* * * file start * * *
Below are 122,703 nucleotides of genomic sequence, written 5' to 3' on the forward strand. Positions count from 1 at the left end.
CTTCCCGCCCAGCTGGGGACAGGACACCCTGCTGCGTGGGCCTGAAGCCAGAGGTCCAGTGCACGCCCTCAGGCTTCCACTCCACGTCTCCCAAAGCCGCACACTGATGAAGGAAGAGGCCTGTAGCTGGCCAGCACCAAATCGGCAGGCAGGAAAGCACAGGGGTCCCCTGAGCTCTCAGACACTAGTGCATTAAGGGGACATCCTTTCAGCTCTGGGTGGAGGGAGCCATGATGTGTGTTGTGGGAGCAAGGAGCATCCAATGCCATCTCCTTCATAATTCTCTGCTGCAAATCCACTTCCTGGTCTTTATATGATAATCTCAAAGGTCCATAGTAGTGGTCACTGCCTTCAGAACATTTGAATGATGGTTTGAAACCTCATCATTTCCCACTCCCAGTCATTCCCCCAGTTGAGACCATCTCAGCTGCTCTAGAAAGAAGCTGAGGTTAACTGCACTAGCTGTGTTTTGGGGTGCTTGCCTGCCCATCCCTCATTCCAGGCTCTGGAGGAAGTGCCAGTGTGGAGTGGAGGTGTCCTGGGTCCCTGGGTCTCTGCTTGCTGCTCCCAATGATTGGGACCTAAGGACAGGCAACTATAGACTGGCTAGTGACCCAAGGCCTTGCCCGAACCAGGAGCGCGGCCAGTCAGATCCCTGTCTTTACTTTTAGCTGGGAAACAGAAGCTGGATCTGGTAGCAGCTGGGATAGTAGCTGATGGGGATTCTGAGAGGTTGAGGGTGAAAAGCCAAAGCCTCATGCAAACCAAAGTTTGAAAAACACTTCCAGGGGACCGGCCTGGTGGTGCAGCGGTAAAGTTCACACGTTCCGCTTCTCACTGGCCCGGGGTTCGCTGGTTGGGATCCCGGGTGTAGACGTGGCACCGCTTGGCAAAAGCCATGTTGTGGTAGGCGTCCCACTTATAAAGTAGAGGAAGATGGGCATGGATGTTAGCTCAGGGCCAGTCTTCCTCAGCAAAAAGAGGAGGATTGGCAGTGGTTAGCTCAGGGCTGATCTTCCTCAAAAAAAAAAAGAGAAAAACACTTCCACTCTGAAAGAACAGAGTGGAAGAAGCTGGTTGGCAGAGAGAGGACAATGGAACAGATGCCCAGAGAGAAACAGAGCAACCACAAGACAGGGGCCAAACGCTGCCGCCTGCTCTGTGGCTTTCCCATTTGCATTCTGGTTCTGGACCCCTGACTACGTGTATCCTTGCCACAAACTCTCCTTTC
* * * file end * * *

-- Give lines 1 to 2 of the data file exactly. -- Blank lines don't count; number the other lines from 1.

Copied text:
Below are 122,703 nucleotides of genomic sequence, written 5' to 3' on the forward strand. Positions count from 1 at the left end.
CTTCCCGCCCAGCTGGGGACAGGACACCCTGCTGCGTGGGCCTGAAGCCAGAGGTCCAGTGCACGCCCTCAGGCTTCCACTCCACGTCTCCCAAAGCCGCACACTGATGAAGGAAGAGGCCTGTAGCTGGCCAGCACCAAATCGGCAGGCAGGAAAGCACAGGGGTCCCCTGAGCTCTCAGACACTAGTGCATTAAGGGGACATCCTTTCAGCTCTGGGTGGAGGGAGCCATGATGTGTGTTGTGGGAGCAAGGAGCATCCAATGCCATCTCCTTCATAATTCTCTGCTGCAAATCCACTTCCTGGTCTTTATATGATAATCTCAAAGGTCCATAGTAGTGGTCACTGCCTTCAGAACATTTGAATGATGGTTTGAAACCTCATCATTTCCCACTCCCAGTCATTCCCCCAGTTGAGACCATCTCAGCTGCTCTAGAAAGAAGCTGAGGTTAACTGCACTAGCTGTGTTTTGGGGTGCTTGCCTGCCCATCCCTCATTCCAGGCTCTGGAGGAAGTGCCAGTGTGGAGTGGAGGTGTCCTGGGTCCCTGGGTCTCTGCTTGCTGCTCCCAATGATTGGGACCTAAGGACAGGCAACTATAGACTGGCTAGTGACCCAAGGCCTTGCCCGAACCAGGAGCGCGGCCAGTCAGATCCCTGTCTTTACTTTTAGCTGGGAAACAGAAGCTGGATCTGGTAGCAGCTGGGATAGTAGCTGATGGGGATTCTGAGAGGTTGAGGGTGAAAAGCCAAAGCCTCATGCAAACCAAAGTTTGAAAAACACTTCCAGGGGACCGGCCTGGTGGTGCAGCGGTAAAGTTCACACGTTCCGCTTCTCACTGGCCCGGGGTTCGCTGGTTGGGATCCCGGGTGTAGACGTGGCACCGCTTGGCAAAAGCCATGTTGTGGTAGGCGTCCCACTTATAAAGTAGAGGAAGATGGGCATGGATGTTAGCTCAGGGCCAGTCTTCCTCAGCAAAAAGAGGAGGATTGGCAGTGGTTAGCTCAGGGCTGATCTTCCTCAAAAAAAAAAAGAGAAAAACACTTCCACTCTGAAAGAACAGAGTGGAAGAAGCTGGTTGGCAGAGAGAGGACAATGGAACAGATGCCCAGAGAGAAACAGAGCAACCACAAGACAGGGGCCAAACGCTGCCGCCTGCTCTGTGGCTTTCCCATTTGCATTCTGGTTCTGGACCCCTGACTACGTGTATCCTTGCCACAAACTCTCCTTTC